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Interior Scholarship | Blog 01/02/2017 | Mona Schaffer


Ellos que deberian vivir - Those who should live

At the end of the first semester in Cuba, a friend sent me a propaganda comic entitled "El que deber vivir" ("He who should live") as a leaving present. The comic illustrates a story about the USA's CIA, whose primary goal throughout the last 50 years regarding Cuba was the assassination of Fidel Castro. More than 600 murder plots are known to have been hatched.

The comic inspires me. It consists of black and white images that were subsequently filled in with extensive colouring. The shapes resulting from these areas interest me. I am cutting up the entire comic and dissecting it into individual areas of colour. I am using the individual parts to form new spaces in a two-dimensional array which I will later flesh out and define with watercolours and fineliner.

During this process, I am compelled to think about the people living here in Cuba. Again and again, I find myself coming back to the title "He who should live". I think about the people I have met and with whom I coexist on a daily basis. People who have been oppressed and dominated by the political system. On some days, I witness resignation. Either one setback too many, a lack of working materials or the realisation of potentially never being able to see any other country. Moments that rob my friends and fellow students of the strength and desire to get back up and start over again.

As a result, I often observe that things are not tried at all due to the fact that they may not work. I think about the many people that cannot make their dreams come true in Cuba, either because they fear what is new and unknown, they fear that something may not work, or simply because they just don't have the chance. And I think about myself, and the many opportunities that I haven't taken advantage of.

I have given my work the title of "Those who should live". My spaces become stories of people who let things be. The reasons and things which cannot be experienced in the moment are numerous and can be freely interpreted by any observer.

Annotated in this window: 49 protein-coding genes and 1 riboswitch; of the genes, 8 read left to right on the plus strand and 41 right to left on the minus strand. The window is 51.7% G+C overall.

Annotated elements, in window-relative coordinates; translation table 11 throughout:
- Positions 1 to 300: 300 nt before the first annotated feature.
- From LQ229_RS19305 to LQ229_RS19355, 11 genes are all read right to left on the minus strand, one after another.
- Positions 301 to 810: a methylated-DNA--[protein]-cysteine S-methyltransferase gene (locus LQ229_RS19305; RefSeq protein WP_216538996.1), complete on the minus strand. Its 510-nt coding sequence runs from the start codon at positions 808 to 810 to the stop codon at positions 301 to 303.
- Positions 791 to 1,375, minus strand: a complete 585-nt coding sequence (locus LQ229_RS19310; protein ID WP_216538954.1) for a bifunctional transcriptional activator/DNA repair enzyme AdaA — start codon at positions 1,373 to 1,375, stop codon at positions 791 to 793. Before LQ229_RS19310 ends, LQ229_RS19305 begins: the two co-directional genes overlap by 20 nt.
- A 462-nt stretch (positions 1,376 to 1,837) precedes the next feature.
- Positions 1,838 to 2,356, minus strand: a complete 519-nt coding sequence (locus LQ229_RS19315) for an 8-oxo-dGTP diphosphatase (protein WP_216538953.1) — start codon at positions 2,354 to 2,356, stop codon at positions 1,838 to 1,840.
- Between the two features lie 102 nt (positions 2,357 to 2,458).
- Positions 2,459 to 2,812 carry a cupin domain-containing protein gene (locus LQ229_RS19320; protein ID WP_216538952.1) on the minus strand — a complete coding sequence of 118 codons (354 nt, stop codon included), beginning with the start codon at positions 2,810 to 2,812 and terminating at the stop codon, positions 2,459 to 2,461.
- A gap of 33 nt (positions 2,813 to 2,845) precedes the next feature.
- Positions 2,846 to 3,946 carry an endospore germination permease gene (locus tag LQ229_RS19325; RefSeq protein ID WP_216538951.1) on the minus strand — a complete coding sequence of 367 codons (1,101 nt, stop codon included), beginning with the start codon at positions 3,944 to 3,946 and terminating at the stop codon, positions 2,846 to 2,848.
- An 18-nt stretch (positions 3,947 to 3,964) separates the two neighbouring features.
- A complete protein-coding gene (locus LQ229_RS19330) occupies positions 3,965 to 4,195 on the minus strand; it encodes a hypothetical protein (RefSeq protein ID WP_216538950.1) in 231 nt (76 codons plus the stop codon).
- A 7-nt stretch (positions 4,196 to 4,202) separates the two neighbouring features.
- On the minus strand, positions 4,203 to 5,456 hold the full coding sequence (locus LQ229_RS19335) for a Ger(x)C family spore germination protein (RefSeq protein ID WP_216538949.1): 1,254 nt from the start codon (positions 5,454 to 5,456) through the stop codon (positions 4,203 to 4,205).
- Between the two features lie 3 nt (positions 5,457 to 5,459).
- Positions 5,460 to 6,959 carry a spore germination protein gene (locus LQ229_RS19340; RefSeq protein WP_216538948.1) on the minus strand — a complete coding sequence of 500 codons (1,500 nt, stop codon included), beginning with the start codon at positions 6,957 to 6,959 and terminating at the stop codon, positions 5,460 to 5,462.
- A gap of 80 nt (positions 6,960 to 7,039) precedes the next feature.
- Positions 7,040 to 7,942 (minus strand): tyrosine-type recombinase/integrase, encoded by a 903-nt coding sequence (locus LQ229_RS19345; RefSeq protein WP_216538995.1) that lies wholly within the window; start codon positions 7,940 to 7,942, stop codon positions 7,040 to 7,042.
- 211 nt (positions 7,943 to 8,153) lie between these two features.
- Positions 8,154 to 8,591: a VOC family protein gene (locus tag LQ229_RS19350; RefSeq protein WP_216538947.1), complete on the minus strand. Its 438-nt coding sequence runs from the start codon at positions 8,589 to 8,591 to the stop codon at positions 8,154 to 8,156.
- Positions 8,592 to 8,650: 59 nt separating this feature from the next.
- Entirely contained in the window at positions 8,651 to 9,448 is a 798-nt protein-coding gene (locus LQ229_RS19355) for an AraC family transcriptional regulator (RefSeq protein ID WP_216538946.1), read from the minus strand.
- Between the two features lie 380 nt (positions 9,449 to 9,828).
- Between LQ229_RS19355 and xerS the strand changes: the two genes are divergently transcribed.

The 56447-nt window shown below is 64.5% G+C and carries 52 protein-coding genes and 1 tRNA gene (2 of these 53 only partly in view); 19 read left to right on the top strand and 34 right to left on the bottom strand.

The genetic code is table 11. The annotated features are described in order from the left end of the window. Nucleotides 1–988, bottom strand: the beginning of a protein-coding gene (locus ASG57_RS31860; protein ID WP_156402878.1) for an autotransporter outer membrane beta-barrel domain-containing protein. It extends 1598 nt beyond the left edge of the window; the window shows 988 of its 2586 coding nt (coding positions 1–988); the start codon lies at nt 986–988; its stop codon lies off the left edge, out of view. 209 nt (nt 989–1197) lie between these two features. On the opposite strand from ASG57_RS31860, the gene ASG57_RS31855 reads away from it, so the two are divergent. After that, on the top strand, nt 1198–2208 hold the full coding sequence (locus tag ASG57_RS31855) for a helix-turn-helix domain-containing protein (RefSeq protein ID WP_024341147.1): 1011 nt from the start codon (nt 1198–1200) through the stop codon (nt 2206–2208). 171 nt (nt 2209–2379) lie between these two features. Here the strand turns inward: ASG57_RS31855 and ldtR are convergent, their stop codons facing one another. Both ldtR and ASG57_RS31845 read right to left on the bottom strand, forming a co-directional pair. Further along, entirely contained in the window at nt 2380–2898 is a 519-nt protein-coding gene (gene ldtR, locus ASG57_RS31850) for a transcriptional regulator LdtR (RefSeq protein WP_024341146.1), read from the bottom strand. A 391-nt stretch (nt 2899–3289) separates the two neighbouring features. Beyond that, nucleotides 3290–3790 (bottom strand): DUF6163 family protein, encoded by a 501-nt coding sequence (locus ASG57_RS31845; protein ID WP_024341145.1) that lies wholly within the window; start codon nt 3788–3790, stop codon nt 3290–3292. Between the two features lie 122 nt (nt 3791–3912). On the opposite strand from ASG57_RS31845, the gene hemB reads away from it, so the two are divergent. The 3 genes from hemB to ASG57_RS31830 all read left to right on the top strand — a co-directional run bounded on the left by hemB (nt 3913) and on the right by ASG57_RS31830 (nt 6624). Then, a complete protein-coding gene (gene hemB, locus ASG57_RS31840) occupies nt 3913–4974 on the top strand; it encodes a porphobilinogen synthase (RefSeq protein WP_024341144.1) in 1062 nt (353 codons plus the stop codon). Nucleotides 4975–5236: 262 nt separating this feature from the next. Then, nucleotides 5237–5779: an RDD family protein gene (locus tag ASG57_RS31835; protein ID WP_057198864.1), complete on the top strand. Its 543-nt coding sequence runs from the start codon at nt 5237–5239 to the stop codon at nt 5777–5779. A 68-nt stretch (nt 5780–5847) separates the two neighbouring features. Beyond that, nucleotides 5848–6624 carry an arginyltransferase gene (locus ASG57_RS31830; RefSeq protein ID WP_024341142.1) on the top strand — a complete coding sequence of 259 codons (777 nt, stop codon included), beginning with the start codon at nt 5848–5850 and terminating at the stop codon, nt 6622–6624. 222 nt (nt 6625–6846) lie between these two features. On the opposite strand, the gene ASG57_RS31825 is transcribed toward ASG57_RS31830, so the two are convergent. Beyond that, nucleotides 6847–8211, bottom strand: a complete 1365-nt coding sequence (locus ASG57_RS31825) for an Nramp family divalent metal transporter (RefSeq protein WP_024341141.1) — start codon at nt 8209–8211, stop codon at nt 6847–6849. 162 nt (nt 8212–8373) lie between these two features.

After finishing my drawings, I get a nagging feeling that I've missed something. For three months, I have been drawing spaces that have their roots in feelings and stories. The two-dimensional work helped me to think more flexibly about old spatial patterns as well as preferred shapes and colours. The collage, which makes use of prefabricated parts, was useful in helping me to break out of old patterns. Watercolouring gives me free reign over colour.

This time, I am going one step further. I am cutting up the completed collages and then creating three-dimensional spaces with them. The results are spatial objects that can exist without any additional purpose. It is an attempt to break away from old patterns and create new spaces that are bold in shape and colour. I will continue to work towards this goal.

Mona Schaffer

More Blog-Posts:

Interior Scholarship | Blog 02/2017 | Annika Rautter

Interior Scholarship | Blog 01/2017 | Michael Fehringer


About Mona Schaffer

Mona Schaffer initially studied media and communication studies for two semesters to learn more about visual and audio-visual communication. She then transferred to the Burg Giebichenstein University of Art and Design and began her interior design studies. In the 2016/2017 winter semester, Mona studied scenography at ISA (universidad de las artes) in Cuba. In order to allow her to completely focus on her studies, Mona will receive the "Interior Scholarship" – the Sto Foundation's AIT scholarship. In the 2016/17 academic year, it is being awarded to four interior design students who stood out through their pronounced attitude and creative way of thinking. The scholarship comes at the perfect time for Mona Schaffer and it will pay for part of her stay abroad.

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